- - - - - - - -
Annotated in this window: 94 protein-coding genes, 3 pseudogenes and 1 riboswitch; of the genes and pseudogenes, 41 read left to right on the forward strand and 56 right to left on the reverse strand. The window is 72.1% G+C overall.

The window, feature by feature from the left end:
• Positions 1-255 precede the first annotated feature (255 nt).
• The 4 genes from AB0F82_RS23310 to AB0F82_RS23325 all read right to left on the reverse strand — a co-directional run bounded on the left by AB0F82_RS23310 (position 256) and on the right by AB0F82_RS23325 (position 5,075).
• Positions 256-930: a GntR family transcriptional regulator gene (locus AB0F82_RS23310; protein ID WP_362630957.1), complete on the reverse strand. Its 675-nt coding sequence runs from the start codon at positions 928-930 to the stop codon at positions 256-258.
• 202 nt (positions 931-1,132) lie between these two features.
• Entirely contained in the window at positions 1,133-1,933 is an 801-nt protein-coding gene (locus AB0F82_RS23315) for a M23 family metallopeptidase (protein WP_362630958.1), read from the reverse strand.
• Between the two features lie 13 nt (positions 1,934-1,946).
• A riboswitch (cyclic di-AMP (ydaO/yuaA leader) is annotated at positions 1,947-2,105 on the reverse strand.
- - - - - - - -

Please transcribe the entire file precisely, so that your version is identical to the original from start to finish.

Annotated in this window: 94 protein-coding genes, 3 pseudogenes and 1 riboswitch; of the genes and pseudogenes, 41 read left to right on the forward strand and 56 right to left on the reverse strand. The window is 72.1% G+C overall.

The window, feature by feature from the left end:
• Positions 1-255 precede the first annotated feature (255 nt).
• The 4 genes from AB0F82_RS23310 to AB0F82_RS23325 all read right to left on the reverse strand — a co-directional run bounded on the left by AB0F82_RS23310 (position 256) and on the right by AB0F82_RS23325 (position 5,075).
• Positions 256-930: a GntR family transcriptional regulator gene (locus AB0F82_RS23310; protein ID WP_362630957.1), complete on the reverse strand. Its 675-nt coding sequence runs from the start codon at positions 928-930 to the stop codon at positions 256-258.
• 202 nt (positions 931-1,132) lie between these two features.
• Entirely contained in the window at positions 1,133-1,933 is an 801-nt protein-coding gene (locus AB0F82_RS23315) for a M23 family metallopeptidase (protein WP_362630958.1), read from the reverse strand.
• Between the two features lie 13 nt (positions 1,934-1,946).
• A riboswitch (cyclic di-AMP (ydaO/yuaA leader) is annotated at positions 1,947-2,105 on the reverse strand.